"[Barbarossa's] men beheaded their prisoners and played with the heads outside the city walls, kicking them like balls. The defenders of Cremona then brought out their German prisoners on the city walls and pulled their limbs off in front of their comrades. The Germands gathered more prisoners and executed them in a mass hanging. The city officials responded by hanging the remainder of their prisoners on top of the city walls.... The Germans then gathered captive children and strapped them into their catapults, which were normally used to batter down walls and break through gates. With the power of these great siege machines, they hurled the living children at the city walls."
So, um, yeah. They didn't include that in the history of the middle ages that I learned in school. I guess what I take from this is two-fold. One, that we humans have always had the capacity to inflict great pain on our fellow humans, so it is unlikely that our current culture is making us uniquely inhumane. And two, it seems that we have actually gotten more humane over the centuries, so we should not despair of our ability to improve. If Western culture can get from the point where it was acceptable to fling children at castle walls to the point where the abuse of any child is a crime, then surely we can get to the point where said abuse is so rare as to be unthinkable.

Anyway... back to books. I don't want to imply that I only like to read non-fiction. A good fiction book can teach me things, too. For instance, I recently read People of the Book, by Geraldine Brooks, and wow- this was an excellent book. If you haven't read it, you should. It was inspired by the true story of the Sarajevo Haggadah, but is entirely a work of fiction. It weaves together the story of a modern day book preservationist/historian asked to examine the Haggadah with the story of how the Haggadah was created and preserved through the centuries. As you might imagine, the latter story is full of heart-breaking events as time and again, religious intolerance brings ruin down on the people in the story. Brooks' genius is to tell this story backwards in time, so you are peeling away the mysteries about the Haggadah like layers of an onion. I think this makes it possible for the reader to absorb each new horror as a tragedy that befell individuals as well as a people, without making the book so dark that you would put it down in despair. In fact, I found it to be ultimately a hopeful and uplifting book. But what it taught me, in a way that none of the facts I knew about the calamities that have been visited upon the Jewish people over the centuries had, is why the state of Israel must exist.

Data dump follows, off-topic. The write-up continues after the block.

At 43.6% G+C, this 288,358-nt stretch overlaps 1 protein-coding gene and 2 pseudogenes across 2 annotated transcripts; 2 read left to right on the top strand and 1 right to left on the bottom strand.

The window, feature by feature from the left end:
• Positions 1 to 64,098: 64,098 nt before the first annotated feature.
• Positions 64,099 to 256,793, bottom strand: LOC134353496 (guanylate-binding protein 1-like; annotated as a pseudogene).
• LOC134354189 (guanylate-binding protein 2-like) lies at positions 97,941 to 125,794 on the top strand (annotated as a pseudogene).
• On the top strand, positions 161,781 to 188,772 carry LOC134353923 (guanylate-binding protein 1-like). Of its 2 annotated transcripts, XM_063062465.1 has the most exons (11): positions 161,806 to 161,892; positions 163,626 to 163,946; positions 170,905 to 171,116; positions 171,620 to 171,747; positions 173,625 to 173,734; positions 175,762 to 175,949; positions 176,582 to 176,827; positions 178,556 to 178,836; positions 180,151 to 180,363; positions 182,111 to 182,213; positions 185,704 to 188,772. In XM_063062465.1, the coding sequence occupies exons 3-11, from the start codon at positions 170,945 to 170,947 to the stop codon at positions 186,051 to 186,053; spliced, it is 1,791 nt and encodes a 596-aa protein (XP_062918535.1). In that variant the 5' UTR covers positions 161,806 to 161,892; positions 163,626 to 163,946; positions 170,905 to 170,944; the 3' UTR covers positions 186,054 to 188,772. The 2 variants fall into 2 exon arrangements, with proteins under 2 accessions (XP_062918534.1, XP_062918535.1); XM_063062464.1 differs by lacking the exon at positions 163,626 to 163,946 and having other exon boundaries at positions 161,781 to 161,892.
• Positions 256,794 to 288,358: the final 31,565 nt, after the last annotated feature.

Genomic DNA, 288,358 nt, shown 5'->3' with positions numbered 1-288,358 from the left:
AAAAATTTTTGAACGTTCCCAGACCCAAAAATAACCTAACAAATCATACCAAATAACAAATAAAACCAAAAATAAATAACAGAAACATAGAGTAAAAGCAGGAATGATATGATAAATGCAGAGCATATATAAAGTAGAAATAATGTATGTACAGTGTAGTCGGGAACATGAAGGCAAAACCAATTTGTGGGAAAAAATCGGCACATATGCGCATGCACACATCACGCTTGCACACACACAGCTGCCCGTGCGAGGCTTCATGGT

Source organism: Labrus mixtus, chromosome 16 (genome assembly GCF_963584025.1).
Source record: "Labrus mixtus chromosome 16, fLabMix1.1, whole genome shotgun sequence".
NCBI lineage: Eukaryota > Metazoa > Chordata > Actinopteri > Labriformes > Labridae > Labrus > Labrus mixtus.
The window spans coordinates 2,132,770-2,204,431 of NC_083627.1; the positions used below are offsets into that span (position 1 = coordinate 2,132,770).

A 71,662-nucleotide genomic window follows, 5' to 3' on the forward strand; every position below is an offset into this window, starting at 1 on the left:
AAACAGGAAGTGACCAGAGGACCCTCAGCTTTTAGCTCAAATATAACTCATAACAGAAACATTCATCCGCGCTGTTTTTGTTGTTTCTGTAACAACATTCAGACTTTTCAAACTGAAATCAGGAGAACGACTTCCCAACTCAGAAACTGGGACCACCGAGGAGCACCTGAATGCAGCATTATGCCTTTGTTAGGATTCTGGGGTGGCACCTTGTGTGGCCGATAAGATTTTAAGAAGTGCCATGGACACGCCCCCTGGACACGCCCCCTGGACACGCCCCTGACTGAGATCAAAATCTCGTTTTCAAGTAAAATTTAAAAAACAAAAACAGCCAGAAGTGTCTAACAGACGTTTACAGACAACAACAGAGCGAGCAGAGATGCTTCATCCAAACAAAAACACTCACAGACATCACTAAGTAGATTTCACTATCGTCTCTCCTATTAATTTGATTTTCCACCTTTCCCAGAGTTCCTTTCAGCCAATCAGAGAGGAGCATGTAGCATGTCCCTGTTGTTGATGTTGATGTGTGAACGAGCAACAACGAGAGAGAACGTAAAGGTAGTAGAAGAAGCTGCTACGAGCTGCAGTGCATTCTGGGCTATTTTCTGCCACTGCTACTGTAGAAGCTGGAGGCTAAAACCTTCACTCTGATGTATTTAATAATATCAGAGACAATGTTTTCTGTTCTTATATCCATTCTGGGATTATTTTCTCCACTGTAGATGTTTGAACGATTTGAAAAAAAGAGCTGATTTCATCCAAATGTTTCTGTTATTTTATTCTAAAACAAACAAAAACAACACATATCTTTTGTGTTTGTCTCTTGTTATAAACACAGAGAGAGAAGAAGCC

Don't get me wrong, I still look at the mess in that part of the world right now and wish for all sides to agree to a two-state solution, but maybe now I understand a little better the history that has formed the people on the Israeli side, and have a better feel for why they need a Jewish state. If you are finding yourself shaking your head at the newspaper and wondering why the Israelis are being so difficult about settlements and the like, I suggest you read this book. It might help you understand. Now, if only I could find a book that would give me the same understanding of the Palestinians. And somehow magically get the people on each side to read both books... then we might make progress! Hey, a hopeless optimist can dream, can't she?

I just realized that my two examples of books that I've liked are both about violence, and the dark side of human existence. But that is not because I don't like to read lighter books. In fact, books that have taught me about love, family, and the more everyday sort of human interactions are among my favorite books of all time. I am an unapologetic fan of Jane Austen, and have read all of her books at least twice. I have lost count of the number of times I've read Pride and Prejudice (and watched the BBC/A&E edition of it), although as I get older, I find that Persuasion is becoming more of a favorite. That probably has something to do with the theme of having a second chance at something important that you missed as a youth, but I couldn't say for certain. Regardless, Pride And Prejudice was the first book I downloaded onto the Kindle my husband got me for Christmas- I could get it for free, and since I have parts of it memorized, I thought it would be a good way to test out the Kindle reading experience.